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Chapter 11 - Voltages and Free Energy

True/False and Multiple Choice (7)


1)

The oxidative half-reaction involves the release of electrons from a molecule


True/False

2)

Which of the following is a common consequence of a protein coordinating a


metal:
a) the free energy of the reduced and oxidized form of the metal are altered
b) the metal is protected from some chemical reactions
c) the protein undergoes a conformational change
d) it enables the transfer of electrons over long distances
e) all of the above

3)

Standard reduction potentials in biochemistry are pH independent


True/False

4)

Which of the following conformational changes is not thought to occur as a K+


channel closes due to a voltage change:
a) Helix S6 becomes straighter
b) Helix S4 is moves downward
c) Charged residues on S4 form new interactions
d) The selectivity filter changes size
e) The C-terminus of S4 forms a 3-10 alpha helix

5)

Most ion channels have little selectivity because the sizes of ions is small relative
to the size of the channel pore.
True/False

6)

Which feature allows mitochondria and chloroplasts, unique from other


organelles, to maintain large proton gradients:
a) they contains membrane spanning proteins
b) they has a second internal membrane
c) there are only one of each per cell
d) their membranes consists of a lipid bilayer

7)

Which of the following statements about passive spread are true:


I - the voltage spike is not regenerated
II - the potassium conductance of the membrane changes locally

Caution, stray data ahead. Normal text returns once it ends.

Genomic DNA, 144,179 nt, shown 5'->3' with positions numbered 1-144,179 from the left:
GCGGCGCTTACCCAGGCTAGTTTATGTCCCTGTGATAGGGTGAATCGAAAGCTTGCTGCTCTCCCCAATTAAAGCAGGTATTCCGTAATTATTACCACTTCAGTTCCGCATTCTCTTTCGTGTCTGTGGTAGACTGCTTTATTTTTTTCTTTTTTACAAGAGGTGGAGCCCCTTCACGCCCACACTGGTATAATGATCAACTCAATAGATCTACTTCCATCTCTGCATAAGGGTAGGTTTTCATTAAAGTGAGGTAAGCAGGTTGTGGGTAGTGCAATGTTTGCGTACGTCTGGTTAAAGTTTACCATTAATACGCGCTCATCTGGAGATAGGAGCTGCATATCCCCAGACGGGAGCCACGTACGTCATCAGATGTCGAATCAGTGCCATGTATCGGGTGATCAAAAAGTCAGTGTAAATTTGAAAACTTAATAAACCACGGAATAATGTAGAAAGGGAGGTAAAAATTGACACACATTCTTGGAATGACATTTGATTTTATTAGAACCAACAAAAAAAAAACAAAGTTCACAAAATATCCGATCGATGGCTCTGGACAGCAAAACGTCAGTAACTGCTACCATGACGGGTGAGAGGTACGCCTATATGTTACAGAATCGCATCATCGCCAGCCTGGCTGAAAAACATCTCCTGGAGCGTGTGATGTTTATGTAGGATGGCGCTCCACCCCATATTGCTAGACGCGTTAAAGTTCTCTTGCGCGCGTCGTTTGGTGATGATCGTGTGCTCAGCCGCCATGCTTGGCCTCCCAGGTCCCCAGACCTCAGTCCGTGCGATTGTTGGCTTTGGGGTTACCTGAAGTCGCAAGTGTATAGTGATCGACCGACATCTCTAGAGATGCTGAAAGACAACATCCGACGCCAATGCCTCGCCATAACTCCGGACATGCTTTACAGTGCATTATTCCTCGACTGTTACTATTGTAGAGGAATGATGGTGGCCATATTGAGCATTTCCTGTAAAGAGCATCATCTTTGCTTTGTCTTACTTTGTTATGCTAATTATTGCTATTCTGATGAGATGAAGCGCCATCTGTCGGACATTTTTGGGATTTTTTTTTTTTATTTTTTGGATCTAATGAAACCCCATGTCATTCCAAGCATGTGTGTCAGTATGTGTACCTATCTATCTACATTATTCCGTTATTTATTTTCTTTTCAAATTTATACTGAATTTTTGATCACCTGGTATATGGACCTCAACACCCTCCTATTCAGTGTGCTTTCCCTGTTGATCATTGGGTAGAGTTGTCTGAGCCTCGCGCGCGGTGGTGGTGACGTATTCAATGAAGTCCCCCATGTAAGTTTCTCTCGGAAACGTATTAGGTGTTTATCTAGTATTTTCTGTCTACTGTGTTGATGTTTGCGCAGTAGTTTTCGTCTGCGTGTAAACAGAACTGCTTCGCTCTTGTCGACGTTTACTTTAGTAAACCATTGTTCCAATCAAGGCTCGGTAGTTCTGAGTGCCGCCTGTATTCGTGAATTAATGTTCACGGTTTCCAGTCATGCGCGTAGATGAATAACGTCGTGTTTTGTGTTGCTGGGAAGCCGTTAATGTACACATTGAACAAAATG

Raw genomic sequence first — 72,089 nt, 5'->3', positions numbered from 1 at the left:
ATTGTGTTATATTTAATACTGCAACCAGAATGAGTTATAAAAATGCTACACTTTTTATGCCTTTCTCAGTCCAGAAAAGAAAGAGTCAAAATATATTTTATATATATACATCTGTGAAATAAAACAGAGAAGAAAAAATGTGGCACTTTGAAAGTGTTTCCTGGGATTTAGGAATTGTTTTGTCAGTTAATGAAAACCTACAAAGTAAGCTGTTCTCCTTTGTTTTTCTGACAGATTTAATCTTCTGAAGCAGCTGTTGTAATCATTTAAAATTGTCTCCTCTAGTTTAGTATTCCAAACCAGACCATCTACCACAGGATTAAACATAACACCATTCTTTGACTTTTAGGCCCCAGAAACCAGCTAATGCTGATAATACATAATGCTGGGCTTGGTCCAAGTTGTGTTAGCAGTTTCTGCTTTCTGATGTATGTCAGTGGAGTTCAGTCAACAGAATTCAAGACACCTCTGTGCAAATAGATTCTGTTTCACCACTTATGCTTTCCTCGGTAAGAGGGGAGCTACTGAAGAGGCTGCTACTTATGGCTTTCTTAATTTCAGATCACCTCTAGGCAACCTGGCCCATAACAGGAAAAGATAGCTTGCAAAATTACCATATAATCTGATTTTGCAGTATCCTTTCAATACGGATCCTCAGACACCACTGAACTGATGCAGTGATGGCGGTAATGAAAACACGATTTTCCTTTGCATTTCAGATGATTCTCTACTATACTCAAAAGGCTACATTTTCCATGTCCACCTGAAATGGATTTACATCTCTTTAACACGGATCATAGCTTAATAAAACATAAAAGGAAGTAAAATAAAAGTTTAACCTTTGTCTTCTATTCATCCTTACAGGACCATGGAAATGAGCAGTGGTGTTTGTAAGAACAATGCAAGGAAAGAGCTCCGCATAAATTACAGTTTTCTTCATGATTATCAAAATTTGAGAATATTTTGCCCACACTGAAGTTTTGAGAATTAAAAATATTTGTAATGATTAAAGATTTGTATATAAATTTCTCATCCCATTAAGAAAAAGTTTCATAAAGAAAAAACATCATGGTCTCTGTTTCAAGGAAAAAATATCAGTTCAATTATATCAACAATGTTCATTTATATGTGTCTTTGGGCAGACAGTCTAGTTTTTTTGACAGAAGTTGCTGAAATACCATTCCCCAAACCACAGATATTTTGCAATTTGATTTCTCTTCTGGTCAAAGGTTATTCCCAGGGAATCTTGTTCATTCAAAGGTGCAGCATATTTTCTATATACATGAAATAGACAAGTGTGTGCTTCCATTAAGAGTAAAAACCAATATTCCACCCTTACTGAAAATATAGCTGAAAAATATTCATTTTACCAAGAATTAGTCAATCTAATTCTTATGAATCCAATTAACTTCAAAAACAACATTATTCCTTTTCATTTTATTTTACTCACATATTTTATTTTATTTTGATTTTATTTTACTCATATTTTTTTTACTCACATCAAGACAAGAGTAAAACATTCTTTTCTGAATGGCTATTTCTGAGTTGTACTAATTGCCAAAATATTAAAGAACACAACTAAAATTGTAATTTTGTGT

III - the sodium conductance of the membrane remains constant
IV - it only occurs in non-myelinated axons
a) none of the above
b) all of the above
c) I and III
d) I, II and III
e) II and IV

Fill in the Blank (5)


1)

The oxidized and reduced forms of a molecule are known as a ____________


redox couple

2)

_______ is used to reduce metals in photosynthesis.


light

3)

Sodium and Potassium pumps hydrolyze ________ to move ions in and out of
the cell
ATP

4)

By increasing the capacitance of the surface of the axon, ______________


greatly facilitates the transmission of action potentials
Myelination

5)

A _________________ can build up charge on its surface when sandwiched


between two conductors.
Capacitor

Long Answer/Essay (12)

1)

How does phosphorylation contribute to increasing the diversity of redox active


molecules in the cell?
Answer:
Organic compounds that undergo redox reactions can be phosphorylated on
parts of the molecule that are not important for the redox reaction. For example,
NAD+/NADH can be converted to NADP+/NADPH. The phosphorylated and
unphosphorylated forms of the compound bind specifically to different subsets of
cellular proteins, which increase the diversity of potentially active redox molecules
in the cell.

2)

A new microrganism is isolated from a lake and is placed into a solution of KCl.